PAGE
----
SD speed class - it matters for Raspberry Pi disk performance.

The Raspberry Pi uses Secure Digital (SD) cards for non-volatile internal storage.

SD cards vary mainly on two factors:

  1. Size (GB)
  2. Speed

The cost of SD cards is usually a function of their size and speed. There are many different levels of “speed” for SD card represented by a “class” rating of 2, 4, 6, and 10. The number is ideally (but not always) the maximum throughput of the card in MB/Sec.

Raspberry Pi disk performance

While it may have been a silly thing to wonder, I was curious if the Raspberry Pi disk performance would be impacted by the SD speed class I selected. I wanted to see if I’d actually see a practical real-world difference between different SD card “classes” in two of my Raspberry Pi computers.

Comparing SD class performance

For this test, I used two Raspberry Pi “B” models, revision 1.1. I obtained two SD cards and installed the newest clean version of Raspbian on them. The SD cards I used were these two units:

To benchmark the IO performance, I used Phoronix Test Suite v4.4.1 with the Dbench 4 test. All services which would cause disk performance degradation were stopped. The two units were set up identically (same file system, services, etc.)

The results

The results show a signifiant difference in performance between the class 4 and class 10 cards. The class 4 card had an average performance of 0.87 MB/sec while the class 10 card had an average performance of 5.75 MB/sec

Class 4 results

Phoronix Test Suite v4.4.1 System Information Hardware: Processor: ARMv6-compatible rev 7 @ 1.00GHz (1 Core), Motherboard: BCM2708, Memory: 485MB, Disk: 4GB SD04G Software: OS: Debian Linux 7.0, Kernel: 3.6.11+ (armv6l), Compiler: GCC 4.6, File-System: ext4, Screen Resolution: 656x416 Would you like to save these test results (Y/n): n Dbench 4.0: pts/dbench-1.0.0 [Client Count: 1] Test 1 of 1 Estimated Trial Run Count: 3 Estimated Time To Completion: 37 Minutes Started Run 1 @ 20:39:29 Started Run 2 @ 20:51:32 Started Run 3 @ 21:03:35 [Std. Dev: 1.01%] Test Results: 0.860377 0.861668 0.876174 Average: 0.87 MB/s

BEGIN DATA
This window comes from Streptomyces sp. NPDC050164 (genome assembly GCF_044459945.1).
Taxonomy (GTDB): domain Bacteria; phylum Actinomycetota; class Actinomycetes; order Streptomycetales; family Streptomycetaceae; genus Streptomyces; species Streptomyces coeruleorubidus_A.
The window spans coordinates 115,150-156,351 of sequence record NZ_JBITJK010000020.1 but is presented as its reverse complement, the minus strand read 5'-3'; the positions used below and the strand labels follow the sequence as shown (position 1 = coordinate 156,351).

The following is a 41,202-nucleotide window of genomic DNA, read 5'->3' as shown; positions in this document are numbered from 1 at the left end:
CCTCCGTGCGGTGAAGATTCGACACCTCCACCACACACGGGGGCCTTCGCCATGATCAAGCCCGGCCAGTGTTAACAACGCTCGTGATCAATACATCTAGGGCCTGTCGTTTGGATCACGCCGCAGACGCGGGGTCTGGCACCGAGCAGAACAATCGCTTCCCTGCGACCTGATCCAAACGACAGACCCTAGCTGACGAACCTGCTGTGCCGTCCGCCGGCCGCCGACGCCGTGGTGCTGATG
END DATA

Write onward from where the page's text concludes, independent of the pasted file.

Class 10 results

Phoronix Test Suite v4.4.1 System Information Hardware: Processor: ARMv6-compatible rev 7 @ 1.00GHz (1 Core), Motherboard: BCM2708, Memory: 485MB, Disk: 16GB SD Software: OS: Debian Linux 7.0, Kernel: 3.6.11+ (armv6l), Compiler: GCC 4.6, File-System: ext4, Screen Resolution: 656x416 Would you like to save these test results (Y/n): n Dbench 4.0: pts/dbench-1.0.0 [Client Count: 1] Test 1 of 1 Estimated Trial Run Count: 3 Estimated Time To Completion: 37 Minutes Started Run 1 @ 12:24:17cd .. Started Run 2 @ 12:36:21 Started Run 3 @ 12:48:23 [Std. Dev: 5.57%] Started Run 4 @ 13:00:26 [Std. Dev: 6.80%] Started Run 5 @ 13:12:29 [Std. Dev: 5.91%] Started Run 6 @ 13:24:34 [Std. Dev: 5.88%] Test Results: 6.0909 5.55299 6.15532 5.36009 5.88421 5.46419 Average: 5.75 MB/s

Conclusion

There was a major difference between the two cards. Given the small incremental cost difference between the two, the class 10 cards are likely worth the extra expense, especially in cases where disk IO is important. I also won’t be using class 4 cards in my units as it looks rather pitiful.

One should keep in mind that the performance will vary with other tests and by manufacturer. Moreover, there are “ultra” cards which offer better performance and may offer better IO than the class 10 card I tested.